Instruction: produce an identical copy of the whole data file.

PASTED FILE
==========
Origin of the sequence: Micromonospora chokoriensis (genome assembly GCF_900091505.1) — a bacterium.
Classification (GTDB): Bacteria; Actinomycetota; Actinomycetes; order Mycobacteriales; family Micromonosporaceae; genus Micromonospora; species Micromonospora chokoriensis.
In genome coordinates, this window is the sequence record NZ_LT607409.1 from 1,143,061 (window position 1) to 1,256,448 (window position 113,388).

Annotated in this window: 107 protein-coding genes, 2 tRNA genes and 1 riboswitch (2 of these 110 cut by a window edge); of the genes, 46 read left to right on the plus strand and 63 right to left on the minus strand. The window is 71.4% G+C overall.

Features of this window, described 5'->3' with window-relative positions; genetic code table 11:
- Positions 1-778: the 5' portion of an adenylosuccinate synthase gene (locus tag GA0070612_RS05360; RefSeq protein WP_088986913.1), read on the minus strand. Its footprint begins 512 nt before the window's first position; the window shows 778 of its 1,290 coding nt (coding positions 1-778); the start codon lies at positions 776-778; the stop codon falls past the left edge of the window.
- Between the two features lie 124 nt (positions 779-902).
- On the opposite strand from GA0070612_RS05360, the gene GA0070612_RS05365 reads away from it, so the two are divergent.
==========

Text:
Origin of the sequence: Micromonospora chokoriensis (genome assembly GCF_900091505.1) — a bacterium.
Classification (GTDB): Bacteria; Actinomycetota; Actinomycetes; order Mycobacteriales; family Micromonosporaceae; genus Micromonospora; species Micromonospora chokoriensis.
In genome coordinates, this window is the sequence record NZ_LT607409.1 from 1,143,061 (window position 1) to 1,256,448 (window position 113,388).

Annotated in this window: 107 protein-coding genes, 2 tRNA genes and 1 riboswitch (2 of these 110 cut by a window edge); of the genes, 46 read left to right on the plus strand and 63 right to left on the minus strand. The window is 71.4% G+C overall.

Features of this window, described 5'->3' with window-relative positions; genetic code table 11:
- Positions 1-778: the 5' portion of an adenylosuccinate synthase gene (locus tag GA0070612_RS05360; RefSeq protein WP_088986913.1), read on the minus strand. Its footprint begins 512 nt before the window's first position; the window shows 778 of its 1,290 coding nt (coding positions 1-778); the start codon lies at positions 776-778; the stop codon falls past the left edge of the window.
- Between the two features lie 124 nt (positions 779-902).
- On the opposite strand from GA0070612_RS05360, the gene GA0070612_RS05365 reads away from it, so the two are divergent.